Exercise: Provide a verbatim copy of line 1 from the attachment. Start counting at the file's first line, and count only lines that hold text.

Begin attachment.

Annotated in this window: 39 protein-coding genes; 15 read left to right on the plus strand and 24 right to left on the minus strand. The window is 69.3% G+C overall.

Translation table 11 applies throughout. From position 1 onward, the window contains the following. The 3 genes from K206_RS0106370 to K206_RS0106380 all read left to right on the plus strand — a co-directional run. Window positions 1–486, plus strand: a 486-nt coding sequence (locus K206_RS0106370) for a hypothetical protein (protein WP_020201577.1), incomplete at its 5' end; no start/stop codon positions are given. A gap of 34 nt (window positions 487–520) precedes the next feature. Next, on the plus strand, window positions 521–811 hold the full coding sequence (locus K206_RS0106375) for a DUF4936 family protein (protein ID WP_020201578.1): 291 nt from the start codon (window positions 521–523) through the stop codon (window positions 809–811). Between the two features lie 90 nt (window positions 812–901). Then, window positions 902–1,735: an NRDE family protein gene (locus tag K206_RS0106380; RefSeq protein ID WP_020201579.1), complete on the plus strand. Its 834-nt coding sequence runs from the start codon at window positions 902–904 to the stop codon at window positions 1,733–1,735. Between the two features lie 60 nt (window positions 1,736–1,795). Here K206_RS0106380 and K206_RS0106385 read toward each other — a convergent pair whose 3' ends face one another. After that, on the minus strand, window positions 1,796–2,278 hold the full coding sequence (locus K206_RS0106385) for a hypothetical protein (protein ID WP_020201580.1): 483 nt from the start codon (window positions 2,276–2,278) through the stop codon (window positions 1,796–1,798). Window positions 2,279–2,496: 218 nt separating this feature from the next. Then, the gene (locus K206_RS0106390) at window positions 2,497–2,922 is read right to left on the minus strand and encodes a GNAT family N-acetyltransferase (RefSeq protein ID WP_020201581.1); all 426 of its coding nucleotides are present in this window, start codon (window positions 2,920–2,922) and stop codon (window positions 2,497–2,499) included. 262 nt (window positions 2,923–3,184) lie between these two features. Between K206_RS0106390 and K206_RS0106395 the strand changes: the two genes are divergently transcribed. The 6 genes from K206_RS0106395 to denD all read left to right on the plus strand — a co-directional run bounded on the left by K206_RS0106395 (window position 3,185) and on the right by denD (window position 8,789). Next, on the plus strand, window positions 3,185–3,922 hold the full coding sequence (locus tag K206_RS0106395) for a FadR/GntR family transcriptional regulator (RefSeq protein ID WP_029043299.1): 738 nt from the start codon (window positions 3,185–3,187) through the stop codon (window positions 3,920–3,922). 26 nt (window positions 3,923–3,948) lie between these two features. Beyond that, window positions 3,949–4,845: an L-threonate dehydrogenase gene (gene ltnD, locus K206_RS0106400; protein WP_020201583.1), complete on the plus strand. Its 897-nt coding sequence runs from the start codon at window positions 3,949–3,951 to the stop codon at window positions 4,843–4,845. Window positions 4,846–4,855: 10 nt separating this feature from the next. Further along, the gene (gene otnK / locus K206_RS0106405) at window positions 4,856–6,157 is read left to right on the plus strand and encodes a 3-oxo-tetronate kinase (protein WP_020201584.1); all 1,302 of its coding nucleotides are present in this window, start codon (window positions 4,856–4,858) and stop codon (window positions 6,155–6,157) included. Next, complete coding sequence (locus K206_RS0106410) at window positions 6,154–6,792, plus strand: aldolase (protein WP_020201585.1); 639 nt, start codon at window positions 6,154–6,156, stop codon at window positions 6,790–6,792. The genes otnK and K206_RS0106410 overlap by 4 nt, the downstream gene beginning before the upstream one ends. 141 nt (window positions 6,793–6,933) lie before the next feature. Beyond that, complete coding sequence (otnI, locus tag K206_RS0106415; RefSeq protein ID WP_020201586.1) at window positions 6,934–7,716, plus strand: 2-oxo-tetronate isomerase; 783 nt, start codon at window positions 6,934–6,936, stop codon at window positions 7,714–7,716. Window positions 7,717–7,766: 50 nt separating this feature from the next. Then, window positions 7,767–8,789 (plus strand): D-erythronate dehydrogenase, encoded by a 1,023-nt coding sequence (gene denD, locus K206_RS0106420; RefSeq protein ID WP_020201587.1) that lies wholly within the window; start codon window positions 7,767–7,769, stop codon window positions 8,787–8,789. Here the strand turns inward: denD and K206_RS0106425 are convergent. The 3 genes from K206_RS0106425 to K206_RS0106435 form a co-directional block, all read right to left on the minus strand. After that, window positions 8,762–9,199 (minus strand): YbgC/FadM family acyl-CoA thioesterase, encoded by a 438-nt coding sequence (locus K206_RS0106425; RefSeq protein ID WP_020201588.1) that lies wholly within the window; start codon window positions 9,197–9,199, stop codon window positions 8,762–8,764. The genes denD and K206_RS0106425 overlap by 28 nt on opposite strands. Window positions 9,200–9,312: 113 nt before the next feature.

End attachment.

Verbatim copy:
Annotated in this window: 39 protein-coding genes; 15 read left to right on the plus strand and 24 right to left on the minus strand. The window is 69.3% G+C overall.